Gaius Sulpicius Longus

Gaius Sulpicius Longus was an accomplished general and statesman of the Roman Republic who served as Consul thrice and dictator once during his career, triumphing once over the Samnites and achieving great political success.

Gaius Sulpicius Longus
In office
337 B.C.

323 B.C.

314 B.C.
In office
312 B.C.
Military service
Conflicts:Second Samnite War (326-304 B.C.), Siege of Sora (314 B.C.)


Sulpicius was a member of the Patrician gens Sulpicia, a family which had achieved the consular dignity within the first ten years of the Republic's founding, acquiring the office of consul nine times and consular tribune thirteen times since. Sulpicius was a member of the Sulpicii Longii branch of the family, and was the son of Servius Sulpicius Longus and the grandson of Quintus Sulpicius Longus, consular tribune in 390 BC, the year the Gauls sacked Rome.

First two consulshipsEdit

In 337 BC, Sulpicius was elected to his first consulship with Publius Aelius Paetus as his plebeian colleague. In this year, it came to the attention of the Senate that the Sidicini were attacking a Roman-aligned group, the Aurunci. Upon the Senate's orders, the consuls prepared for war against the Sidicini. However, once news arrived that the Aurunci were forced by the Sidicini to abandon their towns for Suessa, the Senate grew angry at the consuls for their delay in combating this enemy and ordered them to appoint a dictator.

The consuls nominated Gaius Claudius Crassus as dictator. However, soon after his appointment, it was reported by the augurs that the auspices taken for his appointment were flawed, and he was forced to resign. In the remainder of the year two notable events occurred. Firstly, a Vestal virgin was put to death for her immorality, and secondly, a plebeian was elected to the position of Praetor. As he was a patrician, Sulpicius opposed the election of a plebeian into a position previously solely held by patricians. The senate, however, were unwilling to try to prevent a plebeian from entering the more minor position of a Praetor when they had already tried and failed to restrict the plebeians from achieving the higher honor of the consulate, and thus affirmed the election.[1]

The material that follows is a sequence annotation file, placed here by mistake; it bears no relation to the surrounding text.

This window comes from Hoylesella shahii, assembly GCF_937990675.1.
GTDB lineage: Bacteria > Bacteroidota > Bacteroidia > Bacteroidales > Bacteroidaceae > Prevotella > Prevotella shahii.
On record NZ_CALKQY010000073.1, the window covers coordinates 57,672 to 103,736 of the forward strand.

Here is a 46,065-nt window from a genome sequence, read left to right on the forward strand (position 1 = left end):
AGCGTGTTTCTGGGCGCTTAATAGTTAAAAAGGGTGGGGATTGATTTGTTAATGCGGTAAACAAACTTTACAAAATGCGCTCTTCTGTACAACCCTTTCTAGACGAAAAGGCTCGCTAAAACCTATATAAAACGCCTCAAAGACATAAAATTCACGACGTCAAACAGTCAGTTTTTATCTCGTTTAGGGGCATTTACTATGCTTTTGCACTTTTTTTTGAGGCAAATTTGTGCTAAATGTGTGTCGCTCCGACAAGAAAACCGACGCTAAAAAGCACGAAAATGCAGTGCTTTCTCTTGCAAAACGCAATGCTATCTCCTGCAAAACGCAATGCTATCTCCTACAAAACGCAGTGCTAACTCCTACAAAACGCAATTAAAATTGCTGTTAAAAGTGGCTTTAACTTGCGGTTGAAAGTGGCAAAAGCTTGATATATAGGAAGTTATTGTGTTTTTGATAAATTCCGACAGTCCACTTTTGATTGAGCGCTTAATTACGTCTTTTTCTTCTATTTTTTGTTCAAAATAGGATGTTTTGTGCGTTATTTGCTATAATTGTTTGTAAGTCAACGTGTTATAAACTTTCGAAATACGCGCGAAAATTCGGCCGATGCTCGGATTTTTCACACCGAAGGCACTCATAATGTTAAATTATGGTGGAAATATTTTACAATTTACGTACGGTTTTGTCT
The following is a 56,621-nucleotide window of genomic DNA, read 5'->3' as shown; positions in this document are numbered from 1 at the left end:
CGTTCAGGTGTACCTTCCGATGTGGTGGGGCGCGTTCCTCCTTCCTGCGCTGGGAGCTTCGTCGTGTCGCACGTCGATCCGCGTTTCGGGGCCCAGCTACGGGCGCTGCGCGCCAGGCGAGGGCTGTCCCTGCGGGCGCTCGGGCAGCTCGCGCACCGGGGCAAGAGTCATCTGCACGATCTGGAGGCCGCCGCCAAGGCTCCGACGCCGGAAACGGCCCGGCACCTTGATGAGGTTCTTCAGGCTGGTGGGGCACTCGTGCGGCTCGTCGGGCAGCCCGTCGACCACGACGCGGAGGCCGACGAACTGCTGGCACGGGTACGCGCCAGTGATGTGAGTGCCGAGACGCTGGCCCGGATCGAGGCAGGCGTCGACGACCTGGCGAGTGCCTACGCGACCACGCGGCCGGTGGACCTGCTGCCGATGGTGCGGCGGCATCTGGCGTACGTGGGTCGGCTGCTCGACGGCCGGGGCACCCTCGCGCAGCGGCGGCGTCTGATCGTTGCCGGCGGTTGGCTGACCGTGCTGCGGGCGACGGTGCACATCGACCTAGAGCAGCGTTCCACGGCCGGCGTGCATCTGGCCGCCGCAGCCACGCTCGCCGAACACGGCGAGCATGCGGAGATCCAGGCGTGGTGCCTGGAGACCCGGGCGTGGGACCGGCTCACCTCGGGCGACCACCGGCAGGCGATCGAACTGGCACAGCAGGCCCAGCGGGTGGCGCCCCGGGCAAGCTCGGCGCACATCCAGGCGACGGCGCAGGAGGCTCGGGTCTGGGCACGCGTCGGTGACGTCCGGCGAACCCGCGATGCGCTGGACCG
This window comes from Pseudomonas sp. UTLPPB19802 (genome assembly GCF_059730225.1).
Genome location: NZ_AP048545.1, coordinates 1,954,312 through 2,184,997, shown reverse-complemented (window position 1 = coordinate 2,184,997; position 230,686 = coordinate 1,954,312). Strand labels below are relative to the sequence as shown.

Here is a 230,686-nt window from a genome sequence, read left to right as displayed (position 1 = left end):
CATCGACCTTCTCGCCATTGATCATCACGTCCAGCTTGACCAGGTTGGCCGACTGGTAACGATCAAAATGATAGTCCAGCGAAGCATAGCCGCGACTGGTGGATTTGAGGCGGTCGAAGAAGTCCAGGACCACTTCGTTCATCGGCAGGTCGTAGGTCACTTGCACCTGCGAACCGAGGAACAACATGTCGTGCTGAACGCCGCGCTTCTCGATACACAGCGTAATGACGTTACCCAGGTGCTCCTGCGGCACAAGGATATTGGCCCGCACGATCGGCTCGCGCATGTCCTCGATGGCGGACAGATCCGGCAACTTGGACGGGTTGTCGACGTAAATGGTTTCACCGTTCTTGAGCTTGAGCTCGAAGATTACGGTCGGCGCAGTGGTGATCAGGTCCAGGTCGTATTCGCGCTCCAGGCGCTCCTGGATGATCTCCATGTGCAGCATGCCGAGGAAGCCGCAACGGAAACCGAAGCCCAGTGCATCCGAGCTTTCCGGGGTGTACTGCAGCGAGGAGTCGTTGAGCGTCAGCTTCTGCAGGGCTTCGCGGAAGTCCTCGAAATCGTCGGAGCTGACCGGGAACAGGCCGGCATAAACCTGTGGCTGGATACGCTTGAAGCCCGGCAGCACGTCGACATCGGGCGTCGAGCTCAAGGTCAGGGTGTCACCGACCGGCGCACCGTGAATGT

In 323 BC, Sulpicius served a second term as consul alongside Quintus Aulius Cerretanus. In this year, the Second Samnite War continued and Rome was also attacked by the Apulians, with the senate assigning Sulpicius to the former campaign and Aulius to the latter. Sulpicius marched his army into Samnite territory and ravaged it, but did not encounter the Samnite army. Aulius met the same situation in Apulia, and thus there was no great victory that year.[2]

Third consulshipEdit